In the words of Brooks & Dunn in the song, Only in America,
“Only in America
Where we dream as big as we want to
We all get a chance
Everybody gets to dance
Only in America”
 The vision of America in the songs that have defined the United States for generations is again slipping away. The Emancipation Proclamation was signed into law over 150 years ago, Rosa Parks sat down on that bus over 60 years ago, and over 50 years ago, César Chavez went on his hunger march  and Martin Luther King was murdered. Yet still we do not match our picture of ourselves. In this county, not everybody gets to dance. What can we, as members of TODOS, do to actualize the vision of America as a place for ALL people?  Taking the beginning of the Preamble to the Constitution and drawing on the essence of the NCSM/TODOS position paper on Social Justice we have the following:
“We the People of the United States, in Order to form a more perfect Union, establish Justice, insure domestic Tranquility, provide for the common defense, promote the general Welfare, and secure the Blessings of Liberty to ourselves and our Posterity…” {Constitution} …Do agree to treat each other with respect, educate each and every one of our children for their future through acknowledging the wrongs that have been done, taking action to ensure that these wrongs will not recur and hold ourselves accountable for supporting and incentivizing mathematics teachers and leaders to live the words of this message.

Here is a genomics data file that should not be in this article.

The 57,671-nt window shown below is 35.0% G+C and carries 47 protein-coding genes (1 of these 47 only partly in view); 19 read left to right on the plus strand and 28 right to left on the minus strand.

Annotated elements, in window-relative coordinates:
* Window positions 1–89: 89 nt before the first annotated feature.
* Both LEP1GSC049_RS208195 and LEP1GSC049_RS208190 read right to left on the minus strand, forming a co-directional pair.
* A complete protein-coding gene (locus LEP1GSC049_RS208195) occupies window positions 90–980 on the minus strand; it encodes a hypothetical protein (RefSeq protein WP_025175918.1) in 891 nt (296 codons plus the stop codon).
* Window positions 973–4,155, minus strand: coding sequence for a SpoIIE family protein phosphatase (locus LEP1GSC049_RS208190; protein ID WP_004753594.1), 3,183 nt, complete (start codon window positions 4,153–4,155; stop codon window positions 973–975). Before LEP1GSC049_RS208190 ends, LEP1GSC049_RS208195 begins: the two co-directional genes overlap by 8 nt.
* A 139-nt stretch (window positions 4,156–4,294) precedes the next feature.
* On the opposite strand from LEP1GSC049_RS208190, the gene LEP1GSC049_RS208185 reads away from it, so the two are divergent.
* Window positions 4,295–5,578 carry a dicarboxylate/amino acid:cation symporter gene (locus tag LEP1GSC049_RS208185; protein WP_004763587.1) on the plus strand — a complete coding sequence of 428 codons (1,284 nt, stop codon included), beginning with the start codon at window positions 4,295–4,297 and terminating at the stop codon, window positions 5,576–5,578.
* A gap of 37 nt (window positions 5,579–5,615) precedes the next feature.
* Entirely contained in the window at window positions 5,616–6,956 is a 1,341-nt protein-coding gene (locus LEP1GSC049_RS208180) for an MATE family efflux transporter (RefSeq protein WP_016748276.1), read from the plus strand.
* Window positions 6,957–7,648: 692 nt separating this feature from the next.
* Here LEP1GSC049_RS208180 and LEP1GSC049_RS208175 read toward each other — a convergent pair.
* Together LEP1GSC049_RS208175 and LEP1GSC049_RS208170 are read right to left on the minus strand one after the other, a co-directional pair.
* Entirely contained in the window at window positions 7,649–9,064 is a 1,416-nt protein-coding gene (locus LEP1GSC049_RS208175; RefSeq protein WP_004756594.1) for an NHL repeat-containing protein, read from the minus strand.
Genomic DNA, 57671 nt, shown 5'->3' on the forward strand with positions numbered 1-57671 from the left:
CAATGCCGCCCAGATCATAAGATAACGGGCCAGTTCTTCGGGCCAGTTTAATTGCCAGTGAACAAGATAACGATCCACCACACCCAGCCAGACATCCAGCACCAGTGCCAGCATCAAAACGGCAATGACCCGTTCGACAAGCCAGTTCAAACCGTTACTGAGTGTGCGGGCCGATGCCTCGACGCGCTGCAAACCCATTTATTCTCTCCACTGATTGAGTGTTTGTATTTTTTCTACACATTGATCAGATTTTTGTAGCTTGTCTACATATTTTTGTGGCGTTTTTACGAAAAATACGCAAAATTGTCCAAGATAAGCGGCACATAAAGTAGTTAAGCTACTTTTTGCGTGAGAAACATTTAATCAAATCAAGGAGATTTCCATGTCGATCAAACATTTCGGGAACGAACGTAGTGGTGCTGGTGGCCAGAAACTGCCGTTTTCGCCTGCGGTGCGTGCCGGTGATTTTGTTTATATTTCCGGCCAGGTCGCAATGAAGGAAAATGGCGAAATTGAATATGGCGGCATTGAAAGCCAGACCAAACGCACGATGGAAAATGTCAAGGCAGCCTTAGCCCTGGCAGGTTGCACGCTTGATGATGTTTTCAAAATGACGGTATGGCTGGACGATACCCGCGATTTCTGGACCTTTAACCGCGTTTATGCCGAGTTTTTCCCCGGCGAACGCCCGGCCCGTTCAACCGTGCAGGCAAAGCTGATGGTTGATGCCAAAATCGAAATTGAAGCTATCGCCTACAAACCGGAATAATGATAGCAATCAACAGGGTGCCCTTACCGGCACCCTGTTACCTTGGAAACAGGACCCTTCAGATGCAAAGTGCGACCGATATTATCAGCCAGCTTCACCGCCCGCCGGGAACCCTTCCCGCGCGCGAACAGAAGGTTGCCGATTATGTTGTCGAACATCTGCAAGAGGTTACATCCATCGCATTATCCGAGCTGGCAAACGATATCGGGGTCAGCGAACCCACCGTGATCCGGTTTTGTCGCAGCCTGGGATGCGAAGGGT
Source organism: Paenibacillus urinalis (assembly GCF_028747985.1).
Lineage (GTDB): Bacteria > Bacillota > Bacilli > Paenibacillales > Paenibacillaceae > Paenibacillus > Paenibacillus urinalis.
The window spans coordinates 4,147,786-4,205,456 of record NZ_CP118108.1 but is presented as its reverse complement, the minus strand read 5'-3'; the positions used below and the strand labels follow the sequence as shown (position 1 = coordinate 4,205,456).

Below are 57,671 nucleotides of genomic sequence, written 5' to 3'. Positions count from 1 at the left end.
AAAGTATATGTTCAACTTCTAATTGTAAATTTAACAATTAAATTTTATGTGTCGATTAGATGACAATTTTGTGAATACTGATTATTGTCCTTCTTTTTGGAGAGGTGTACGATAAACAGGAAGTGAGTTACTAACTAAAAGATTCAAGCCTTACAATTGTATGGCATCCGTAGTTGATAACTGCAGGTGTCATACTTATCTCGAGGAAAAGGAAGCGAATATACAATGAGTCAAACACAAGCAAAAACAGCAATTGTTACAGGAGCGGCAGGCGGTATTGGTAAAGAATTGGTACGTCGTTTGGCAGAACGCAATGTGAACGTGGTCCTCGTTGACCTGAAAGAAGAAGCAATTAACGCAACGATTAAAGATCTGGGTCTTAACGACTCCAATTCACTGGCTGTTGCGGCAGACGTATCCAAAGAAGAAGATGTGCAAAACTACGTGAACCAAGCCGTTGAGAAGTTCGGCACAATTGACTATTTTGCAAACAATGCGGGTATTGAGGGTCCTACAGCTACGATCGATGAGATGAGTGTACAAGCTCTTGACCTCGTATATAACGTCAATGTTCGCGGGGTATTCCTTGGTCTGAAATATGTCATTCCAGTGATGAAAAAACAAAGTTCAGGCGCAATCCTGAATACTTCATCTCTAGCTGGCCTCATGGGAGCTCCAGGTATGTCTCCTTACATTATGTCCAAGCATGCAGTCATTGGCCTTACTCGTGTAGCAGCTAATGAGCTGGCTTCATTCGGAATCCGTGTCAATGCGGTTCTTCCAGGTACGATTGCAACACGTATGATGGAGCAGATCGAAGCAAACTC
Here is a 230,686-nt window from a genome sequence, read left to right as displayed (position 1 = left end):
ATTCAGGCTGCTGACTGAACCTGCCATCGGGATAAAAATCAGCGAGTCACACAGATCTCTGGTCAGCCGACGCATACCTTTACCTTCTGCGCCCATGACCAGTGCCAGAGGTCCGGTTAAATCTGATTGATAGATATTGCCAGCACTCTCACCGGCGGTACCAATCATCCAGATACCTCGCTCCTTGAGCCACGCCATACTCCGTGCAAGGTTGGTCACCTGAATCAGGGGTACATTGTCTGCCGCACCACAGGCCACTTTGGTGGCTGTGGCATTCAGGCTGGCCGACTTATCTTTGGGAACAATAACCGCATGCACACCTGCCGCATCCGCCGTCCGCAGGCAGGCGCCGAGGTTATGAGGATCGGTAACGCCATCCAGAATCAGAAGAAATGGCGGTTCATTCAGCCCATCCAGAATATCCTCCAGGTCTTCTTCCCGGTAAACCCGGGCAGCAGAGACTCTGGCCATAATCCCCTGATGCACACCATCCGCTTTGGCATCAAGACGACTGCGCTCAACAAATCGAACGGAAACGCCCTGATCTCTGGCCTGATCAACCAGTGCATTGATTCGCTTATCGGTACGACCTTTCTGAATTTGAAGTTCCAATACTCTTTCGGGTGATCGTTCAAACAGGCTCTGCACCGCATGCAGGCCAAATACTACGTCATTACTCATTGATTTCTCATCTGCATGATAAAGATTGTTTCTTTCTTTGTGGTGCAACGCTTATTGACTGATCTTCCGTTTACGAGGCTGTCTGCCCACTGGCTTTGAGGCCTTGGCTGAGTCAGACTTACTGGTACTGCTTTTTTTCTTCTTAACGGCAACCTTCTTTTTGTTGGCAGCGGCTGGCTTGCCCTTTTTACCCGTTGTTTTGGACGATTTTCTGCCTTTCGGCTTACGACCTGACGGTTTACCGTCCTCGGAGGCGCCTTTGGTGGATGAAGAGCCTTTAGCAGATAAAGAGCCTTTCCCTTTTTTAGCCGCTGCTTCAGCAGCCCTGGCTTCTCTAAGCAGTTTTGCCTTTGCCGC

Without our commitment to this work, the dream of America will fail.  Our children are our future.  As children watched the events in Charlottesville, what conclusions did they reach?  What is our response as educators to their confusion and uncertainty? As the President of the Benjamin Banneker Association, Brea Ratliff, has stated, “They need to know that we will always stand up for what's right.” TODOS commits to this.  Integrity matters, social justice is about the way in which human rights are manifested in the everyday lives of people at every level of society. It is not about financial gain or professional advancement or putting oneself before the good of others.
As schools start up for another year of hopeful progress, let each of us commit to turning the tide, to working within our classrooms, schools, districts, counties and states to advocate for each and every child, for each of them represents the future of America. The TODOS Advocacy Committee will be working on this and other issues in the coming year.  Please stay tuned and become involved in the rebuilding of the dream.
Diane Kinch